Positioning on Energy Transition: Origin Energy appears to accept the transition towards renewables as the primary energy source but also advocates for the continued role of natural gas and does not appear to be aligned with the IPCC guidelines. Although recent statements from May 2019 suggest support for a transition away from coal towards renewables, Origin also appears to support a long term role for gas in the energy mix. In its 2021 sustainability report, it appeared to support the development of new natural gas supplies, adding that renewables will be the primary source of energy but also stating that natural gas is required to support them, citing low emissions and affordability. In the same report, Origin also supported increased investments in 'low-emission technologies' such as hydrogen and EV's. Also in 2021, Origin stated that it supported an emissions' intensity scheme for the electricity sector to facilitate an orderly transition to a low-carbon system. However, in August 2021, Origin submitted a consultation response to Victoria’s Gas Substitution Roadmap in which it stressed the need to maintain natural gas in the energy-mix to transition from coal and to partner renewables, without placing clear conditions on CCS use, but advocated for a decarbonized gas sector by 2050, adding that electrification would not lead to emissions reductions. Also in August 2021, Origin supported the move by the Australian government to subsidize ‘reliable’ energy producers, including coal and natural gas, to supposedly ensure reliable generation. Nevertheless, in October 2019, Origin Energy appeared to advocate for several specific policies to encourage the electrification of transport in its submission to the Climate Change Authority, including financial incentives for EV buyers and targets for government vehicle fleets, while it appeared to support policy and investments in EV's in its 2021 sustainability report.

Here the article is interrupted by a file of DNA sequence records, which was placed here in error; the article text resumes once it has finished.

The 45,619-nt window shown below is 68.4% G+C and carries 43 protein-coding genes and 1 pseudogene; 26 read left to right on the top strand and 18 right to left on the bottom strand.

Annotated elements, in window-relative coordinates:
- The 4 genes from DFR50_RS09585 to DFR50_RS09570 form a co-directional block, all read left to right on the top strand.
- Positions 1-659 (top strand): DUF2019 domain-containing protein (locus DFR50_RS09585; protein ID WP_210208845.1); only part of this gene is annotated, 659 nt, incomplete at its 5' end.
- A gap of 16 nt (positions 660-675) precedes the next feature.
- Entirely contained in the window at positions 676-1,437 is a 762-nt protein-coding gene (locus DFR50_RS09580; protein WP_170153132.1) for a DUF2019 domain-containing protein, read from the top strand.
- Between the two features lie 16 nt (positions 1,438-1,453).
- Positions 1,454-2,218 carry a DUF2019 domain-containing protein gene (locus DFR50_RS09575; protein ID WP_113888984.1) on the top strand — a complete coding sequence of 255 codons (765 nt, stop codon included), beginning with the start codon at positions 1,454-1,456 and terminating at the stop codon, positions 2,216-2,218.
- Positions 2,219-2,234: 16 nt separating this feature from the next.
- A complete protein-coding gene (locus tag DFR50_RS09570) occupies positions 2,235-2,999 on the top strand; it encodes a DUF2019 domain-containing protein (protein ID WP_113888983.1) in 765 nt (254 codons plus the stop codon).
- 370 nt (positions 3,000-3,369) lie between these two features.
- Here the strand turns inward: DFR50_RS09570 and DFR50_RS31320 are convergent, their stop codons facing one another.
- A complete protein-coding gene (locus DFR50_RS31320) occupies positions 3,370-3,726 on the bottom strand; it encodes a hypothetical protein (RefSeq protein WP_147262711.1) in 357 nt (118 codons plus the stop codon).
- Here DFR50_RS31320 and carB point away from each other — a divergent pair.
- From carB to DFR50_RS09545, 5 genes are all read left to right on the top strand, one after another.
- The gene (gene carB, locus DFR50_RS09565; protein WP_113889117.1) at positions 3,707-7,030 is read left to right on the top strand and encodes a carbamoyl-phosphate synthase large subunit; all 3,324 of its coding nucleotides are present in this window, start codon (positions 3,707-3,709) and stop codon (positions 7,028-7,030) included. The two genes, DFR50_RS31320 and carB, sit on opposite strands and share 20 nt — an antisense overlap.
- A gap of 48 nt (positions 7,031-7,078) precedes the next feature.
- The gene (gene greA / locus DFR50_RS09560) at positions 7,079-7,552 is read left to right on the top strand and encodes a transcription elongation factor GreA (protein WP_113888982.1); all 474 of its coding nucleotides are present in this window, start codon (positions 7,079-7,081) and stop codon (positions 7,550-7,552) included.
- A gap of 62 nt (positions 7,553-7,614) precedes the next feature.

Industry Association Governance: In August 2021, Origin Energy published a third review of its industry associations including an assessment of alignment on climate change positions. The company retained memberships to all of its industry associations, although the company did briefly leave the the Queensland Resources Council in 2020 in response to an suspended anti-Greens advertising campaign in the run-up to the state election, but re-instated its membership in FY2021 after Origin was "satisfied that the QRC had made key changes to its policies on political lobbying." Origin holds memberships with Australian Petroleum Production & Exploration Association (APPEA), the Business Council of Australia and the Queensland Resources Council, all of which have opposed ambitious climate policy in Australia, however in the association review Origin appear to be satisfied with their positions on climate change action and policy after they were “strengthened” since the previous year.